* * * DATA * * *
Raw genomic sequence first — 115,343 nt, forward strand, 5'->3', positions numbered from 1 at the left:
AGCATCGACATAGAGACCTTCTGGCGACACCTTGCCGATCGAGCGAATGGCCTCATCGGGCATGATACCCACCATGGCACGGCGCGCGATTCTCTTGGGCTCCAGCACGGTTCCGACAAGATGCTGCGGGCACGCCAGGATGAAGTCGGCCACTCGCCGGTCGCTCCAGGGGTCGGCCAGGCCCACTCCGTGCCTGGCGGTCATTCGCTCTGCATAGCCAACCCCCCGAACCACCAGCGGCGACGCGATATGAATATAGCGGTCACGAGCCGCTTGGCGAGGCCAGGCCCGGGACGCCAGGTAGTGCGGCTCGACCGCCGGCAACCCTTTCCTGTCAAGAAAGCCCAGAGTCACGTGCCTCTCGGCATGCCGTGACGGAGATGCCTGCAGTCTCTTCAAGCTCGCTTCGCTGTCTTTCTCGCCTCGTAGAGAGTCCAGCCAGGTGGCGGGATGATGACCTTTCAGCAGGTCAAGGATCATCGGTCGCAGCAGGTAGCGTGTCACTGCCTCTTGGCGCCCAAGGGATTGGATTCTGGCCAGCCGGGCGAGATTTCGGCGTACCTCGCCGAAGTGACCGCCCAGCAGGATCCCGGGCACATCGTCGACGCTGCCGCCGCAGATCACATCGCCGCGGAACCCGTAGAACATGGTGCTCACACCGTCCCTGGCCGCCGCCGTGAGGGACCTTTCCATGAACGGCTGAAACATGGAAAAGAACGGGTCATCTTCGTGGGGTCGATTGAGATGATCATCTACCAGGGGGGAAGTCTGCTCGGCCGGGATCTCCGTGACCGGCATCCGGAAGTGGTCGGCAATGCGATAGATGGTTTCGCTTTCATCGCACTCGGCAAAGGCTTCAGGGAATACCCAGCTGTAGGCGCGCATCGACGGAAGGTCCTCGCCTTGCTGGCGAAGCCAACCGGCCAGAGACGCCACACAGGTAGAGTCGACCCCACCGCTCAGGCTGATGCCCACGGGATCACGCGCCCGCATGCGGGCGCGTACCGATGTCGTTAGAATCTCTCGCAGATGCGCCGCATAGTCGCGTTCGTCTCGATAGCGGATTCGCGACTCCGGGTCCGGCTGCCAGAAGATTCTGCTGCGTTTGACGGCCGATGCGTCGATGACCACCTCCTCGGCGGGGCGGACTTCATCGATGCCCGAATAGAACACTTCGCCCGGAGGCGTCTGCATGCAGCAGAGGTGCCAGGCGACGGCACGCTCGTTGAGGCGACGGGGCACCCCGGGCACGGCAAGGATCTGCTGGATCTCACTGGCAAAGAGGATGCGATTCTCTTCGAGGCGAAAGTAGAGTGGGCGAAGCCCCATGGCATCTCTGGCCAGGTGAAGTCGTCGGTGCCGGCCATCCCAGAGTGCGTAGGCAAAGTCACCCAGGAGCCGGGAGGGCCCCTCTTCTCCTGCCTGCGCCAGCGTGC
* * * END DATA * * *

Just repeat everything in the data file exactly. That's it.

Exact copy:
Raw genomic sequence first — 115,343 nt, forward strand, 5'->3', positions numbered from 1 at the left:
AGCATCGACATAGAGACCTTCTGGCGACACCTTGCCGATCGAGCGAATGGCCTCATCGGGCATGATACCCACCATGGCACGGCGCGCGATTCTCTTGGGCTCCAGCACGGTTCCGACAAGATGCTGCGGGCACGCCAGGATGAAGTCGGCCACTCGCCGGTCGCTCCAGGGGTCGGCCAGGCCCACTCCGTGCCTGGCGGTCATTCGCTCTGCATAGCCAACCCCCCGAACCACCAGCGGCGACGCGATATGAATATAGCGGTCACGAGCCGCTTGGCGAGGCCAGGCCCGGGACGCCAGGTAGTGCGGCTCGACCGCCGGCAACCCTTTCCTGTCAAGAAAGCCCAGAGTCACGTGCCTCTCGGCATGCCGTGACGGAGATGCCTGCAGTCTCTTCAAGCTCGCTTCGCTGTCTTTCTCGCCTCGTAGAGAGTCCAGCCAGGTGGCGGGATGATGACCTTTCAGCAGGTCAAGGATCATCGGTCGCAGCAGGTAGCGTGTCACTGCCTCTTGGCGCCCAAGGGATTGGATTCTGGCCAGCCGGGCGAGATTTCGGCGTACCTCGCCGAAGTGACCGCCCAGCAGGATCCCGGGCACATCGTCGACGCTGCCGCCGCAGATCACATCGCCGCGGAACCCGTAGAACATGGTGCTCACACCGTCCCTGGCCGCCGCCGTGAGGGACCTTTCCATGAACGGCTGAAACATGGAAAAGAACGGGTCATCTTCGTGGGGTCGATTGAGATGATCATCTACCAGGGGGGAAGTCTGCTCGGCCGGGATCTCCGTGACCGGCATCCGGAAGTGGTCGGCAATGCGATAGATGGTTTCGCTTTCATCGCACTCGGCAAAGGCTTCAGGGAATACCCAGCTGTAGGCGCGCATCGACGGAAGGTCCTCGCCTTGCTGGCGAAGCCAACCGGCCAGAGACGCCACACAGGTAGAGTCGACCCCACCGCTCAGGCTGATGCCCACGGGATCACGCGCCCGCATGCGGGCGCGTACCGATGTCGTTAGAATCTCTCGCAGATGCGCCGCATAGTCGCGTTCGTCTCGATAGCGGATTCGCGACTCCGGGTCCGGCTGCCAGAAGATTCTGCTGCGTTTGACGGCCGATGCGTCGATGACCACCTCCTCGGCGGGGCGGACTTCATCGATGCCCGAATAGAACACTTCGCCCGGAGGCGTCTGCATGCAGCAGAGGTGCCAGGCGACGGCACGCTCGTTGAGGCGACGGGGCACCCCGGGCACGGCAAGGATCTGCTGGATCTCACTGGCAAAGAGGATGCGATTCTCTTCGAGGCGAAAGTAGAGTGGGCGAAGCCCCATGGCATCTCTGGCCAGGTGAAGTCGTCGGTGCCGGCCATCCCAGAGTGCGTAGGCAAAGTCACCCAGGAGCCGGGAGGGCCCCTCTTCTCCTGCCTGCGCCAGCGTGC